In December 2021, a massive storm swept across the US, carrying heavy snow and rain into the West and northern Midwest of the country. In the South, which was enjoying near record-breaking heat via warm air from the Gulf of Mexico, the cold, dense air hit the warm air to create the perfect conditions for tornadoes.
Just outside Searcy, a small city in Arkansas (pop. 23,660), the supercell, a strong thunderstorm with rotating updrafts, began spawning a family of tornadoes with astounding staying power. One ripped through the rich surrounding farmlands, destroying barns, hurling cotton bales with fury and destroying power lines.
Another sliced through a nursing home in Monette and jumped the Mississippi River, where it plowed through the western edge of Tennessee. One EF4 tornado carved a 166-mile (267km) path of destruction.
Altogether, 66 tornadoes were reported from Dec. 10-11, causing widespread power outages, damage and 93 fatalities. The devastating swarm of twisters marked the highest number of tornadoes recorded in December. This record stood only until Dec. 15, when a larger outbreak produced around 100 tornadoes across eight states.
An American style of disaster
All the famous cultural images of tornadoes — from Dorothy’s house being whisked away in “The Wizard of Oz” (1939) to the storm chasers in the surprise hit “Twister” (1996) – are set in the US. Why? Tornadoes are predominantly an American phenomenon.
The reason is the Great Plains, the broad expanse of flatlands stretching east of the Rocky Mountains and west of the Mississippi River. This vast interior of grasslands and prairie – including the famed Tornado Alley – is an ideal breeding ground for tornadoes. There, warm, humid air from the Gulf of Mexico meets cold, dry air from Canada and the Rocky Mountains.
The dry air acts as a convection cap that prevents warm air from rising. The pressure builds until a cold front moves in and weakens the cap. Then the warm, humid air can burst out, billowing upward and swelling into 50,000-foot-tall thunderstorms in minutes. Some storms begin rotating through most of their depth and generate tornadoes.
No other place on earth has the intense conditions of warm, moist air on the equatorial side and a wide, high range of mountains running north to south on the west side. This favors the mixing of different-temperature air masses, whereas in Europe, air convergence is hindered by the Alps running west to east.
Is the tornado outbreak linked to climate change?
The record-warm December helped fuel the fourth-warmest year for the US in 127 years of records. The temperature averaged 2.5F degrees above normal and fits into a long-term trend toward rising temperatures. All six of the warmest years on record in the US have occurred since 2012, says the US National Oceanic and Atmospheric Administration (NOAA).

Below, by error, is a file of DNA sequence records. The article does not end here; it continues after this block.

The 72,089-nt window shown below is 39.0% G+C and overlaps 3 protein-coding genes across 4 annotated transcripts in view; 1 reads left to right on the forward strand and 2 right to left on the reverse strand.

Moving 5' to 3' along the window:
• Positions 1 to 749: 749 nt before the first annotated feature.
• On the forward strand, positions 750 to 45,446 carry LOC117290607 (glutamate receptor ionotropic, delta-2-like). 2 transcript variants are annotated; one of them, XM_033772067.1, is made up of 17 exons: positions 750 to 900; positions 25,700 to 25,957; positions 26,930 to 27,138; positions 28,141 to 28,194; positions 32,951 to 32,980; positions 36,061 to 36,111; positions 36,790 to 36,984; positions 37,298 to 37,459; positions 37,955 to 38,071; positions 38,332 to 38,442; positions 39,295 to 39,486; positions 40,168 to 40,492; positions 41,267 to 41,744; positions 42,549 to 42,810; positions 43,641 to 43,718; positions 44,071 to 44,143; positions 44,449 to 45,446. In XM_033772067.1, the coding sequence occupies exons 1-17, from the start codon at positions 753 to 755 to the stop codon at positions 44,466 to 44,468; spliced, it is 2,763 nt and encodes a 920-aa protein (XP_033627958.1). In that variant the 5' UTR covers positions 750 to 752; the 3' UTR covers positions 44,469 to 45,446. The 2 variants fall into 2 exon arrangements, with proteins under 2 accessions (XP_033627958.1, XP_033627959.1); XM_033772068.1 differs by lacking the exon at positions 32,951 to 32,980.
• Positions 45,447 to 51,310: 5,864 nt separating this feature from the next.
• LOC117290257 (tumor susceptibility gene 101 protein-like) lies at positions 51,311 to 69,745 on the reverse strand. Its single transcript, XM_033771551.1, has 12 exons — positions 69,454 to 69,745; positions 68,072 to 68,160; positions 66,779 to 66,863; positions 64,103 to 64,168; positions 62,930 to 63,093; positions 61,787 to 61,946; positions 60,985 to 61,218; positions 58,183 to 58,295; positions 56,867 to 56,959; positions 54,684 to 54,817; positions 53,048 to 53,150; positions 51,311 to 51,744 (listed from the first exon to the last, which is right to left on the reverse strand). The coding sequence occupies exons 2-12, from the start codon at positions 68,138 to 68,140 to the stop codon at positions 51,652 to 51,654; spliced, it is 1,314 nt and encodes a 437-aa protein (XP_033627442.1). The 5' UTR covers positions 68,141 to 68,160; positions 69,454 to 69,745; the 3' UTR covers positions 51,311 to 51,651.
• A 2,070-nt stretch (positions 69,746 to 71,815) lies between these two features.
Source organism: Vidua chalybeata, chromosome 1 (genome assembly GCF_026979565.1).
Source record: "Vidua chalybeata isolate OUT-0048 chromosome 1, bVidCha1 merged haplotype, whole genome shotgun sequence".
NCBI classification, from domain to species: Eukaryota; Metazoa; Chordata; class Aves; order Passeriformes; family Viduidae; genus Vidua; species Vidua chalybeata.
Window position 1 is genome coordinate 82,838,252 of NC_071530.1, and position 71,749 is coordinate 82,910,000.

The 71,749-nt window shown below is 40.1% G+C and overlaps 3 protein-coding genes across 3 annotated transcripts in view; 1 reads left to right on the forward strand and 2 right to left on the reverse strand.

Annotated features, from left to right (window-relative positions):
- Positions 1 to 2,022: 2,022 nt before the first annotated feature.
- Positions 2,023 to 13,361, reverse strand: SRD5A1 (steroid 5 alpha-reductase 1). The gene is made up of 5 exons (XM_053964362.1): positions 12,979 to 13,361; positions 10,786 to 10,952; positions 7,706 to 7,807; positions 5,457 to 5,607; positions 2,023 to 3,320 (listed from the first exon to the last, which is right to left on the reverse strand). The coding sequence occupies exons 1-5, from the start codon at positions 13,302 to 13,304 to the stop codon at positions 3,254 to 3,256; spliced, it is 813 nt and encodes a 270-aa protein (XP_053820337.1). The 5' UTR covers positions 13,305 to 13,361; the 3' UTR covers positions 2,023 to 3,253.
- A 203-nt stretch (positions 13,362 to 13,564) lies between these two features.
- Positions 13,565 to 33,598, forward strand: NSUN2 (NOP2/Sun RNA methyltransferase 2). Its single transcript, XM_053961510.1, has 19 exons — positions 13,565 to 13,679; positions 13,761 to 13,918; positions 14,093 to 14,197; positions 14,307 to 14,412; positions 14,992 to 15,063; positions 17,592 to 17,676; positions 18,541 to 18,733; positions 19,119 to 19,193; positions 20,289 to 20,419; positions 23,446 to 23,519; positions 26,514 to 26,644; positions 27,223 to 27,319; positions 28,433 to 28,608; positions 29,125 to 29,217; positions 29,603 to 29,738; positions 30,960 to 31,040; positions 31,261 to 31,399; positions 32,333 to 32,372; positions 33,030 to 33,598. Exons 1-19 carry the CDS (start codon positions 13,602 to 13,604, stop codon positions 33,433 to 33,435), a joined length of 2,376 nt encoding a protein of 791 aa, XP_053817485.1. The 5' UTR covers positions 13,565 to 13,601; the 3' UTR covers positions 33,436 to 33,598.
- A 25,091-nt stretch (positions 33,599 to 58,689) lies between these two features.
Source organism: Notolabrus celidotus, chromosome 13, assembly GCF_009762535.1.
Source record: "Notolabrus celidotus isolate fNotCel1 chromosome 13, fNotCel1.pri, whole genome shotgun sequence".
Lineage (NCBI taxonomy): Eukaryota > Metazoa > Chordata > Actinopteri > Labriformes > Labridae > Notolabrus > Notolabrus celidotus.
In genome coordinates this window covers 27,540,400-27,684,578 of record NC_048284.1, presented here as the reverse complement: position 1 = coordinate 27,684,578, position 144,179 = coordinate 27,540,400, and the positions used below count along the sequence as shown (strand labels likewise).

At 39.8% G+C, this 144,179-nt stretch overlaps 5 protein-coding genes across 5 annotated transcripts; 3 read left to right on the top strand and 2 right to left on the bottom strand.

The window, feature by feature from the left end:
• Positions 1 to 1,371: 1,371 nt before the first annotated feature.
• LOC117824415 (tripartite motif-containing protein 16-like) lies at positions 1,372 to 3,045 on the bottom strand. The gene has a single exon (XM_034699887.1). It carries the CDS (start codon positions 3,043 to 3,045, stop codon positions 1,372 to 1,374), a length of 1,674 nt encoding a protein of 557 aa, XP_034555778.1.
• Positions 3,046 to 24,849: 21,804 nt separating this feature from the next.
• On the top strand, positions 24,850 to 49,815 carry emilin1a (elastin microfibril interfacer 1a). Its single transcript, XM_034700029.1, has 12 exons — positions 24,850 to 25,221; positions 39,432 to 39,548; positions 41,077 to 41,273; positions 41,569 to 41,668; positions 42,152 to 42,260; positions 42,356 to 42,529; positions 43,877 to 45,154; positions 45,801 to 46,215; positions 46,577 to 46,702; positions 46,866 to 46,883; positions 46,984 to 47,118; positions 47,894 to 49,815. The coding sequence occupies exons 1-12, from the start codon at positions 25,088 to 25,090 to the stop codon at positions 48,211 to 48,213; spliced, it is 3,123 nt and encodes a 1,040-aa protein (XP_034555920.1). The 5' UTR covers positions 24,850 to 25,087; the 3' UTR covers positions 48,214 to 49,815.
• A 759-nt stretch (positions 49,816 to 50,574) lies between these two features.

Yet, scientists have low confidence in detecting a link between tornado activity and climate change, primarily because of the short length of high-quality data records. However, some scientists say warmer winter temperatures will create conditions favorable to the formation of severe thunderstorms and tornadoes, but such effects are not yet detectable.
NOAA noted the two December tornado outbreaks helped make 2021 the third costliest year of disasters on records. The $145bn price tag, of which some $85bn was insured, includes exceptional heat and drought in the western states, wildfires, a cold snap in Texas, four tropical storms and hurricanes, and nine severe thunderstorm/tornado events. The only costlier years were 2005, when Hurricane Katrina struck, and 2017, when hurricanes Harvey, Irma, and Maria made landfall.
Secondary perils: a growing threat
Insured losses from secondary perils have increased globally over the last two decades. Winter Storm Uri and other secondary peril events caused more than half of total insured losses in 2021. In 2020, 71% of all natural catastrophe losses resulted from secondary perils.
Secondary perils include tornadoes, straight-line winds (derechos), and hail (collectively termed severe convective storms). Together, these constitute the biggest loss drivers worldwide, despite their localized geographical footprint.
Derecho comes from the Spanish adjective for “straight” (or “direct”), in contrast with a tornado, which is a “twisted” wind. According to the US National Weather Service, a derecho is a band of storms where the wind damage extends more than 240 miles (400km) and includes gusts of at least 58mph (93kmh) along most of its length. Derechos can be hazardous to aviation due to wind systems such as microbursts, downbursts, and downburst clusters.
Steps to avoid the worst if the storm hits
To minimize losses in the event of a windstorm, businesses need to develop and implement a comprehensive written emergency plan. This should include actions to take before, during and after the storm arrives.
The plan should cover areas such as training, assembling emergency supplies, business continuity, building inspections, anchoring, or relocating equipment and stock, protecting windows, flood protection, monitoring, salvage and recovery, and damage assessment. By implementing the appropriate preparations before a tornado strikes, a business can mitigate some of the damage caused by these devastating natural disasters.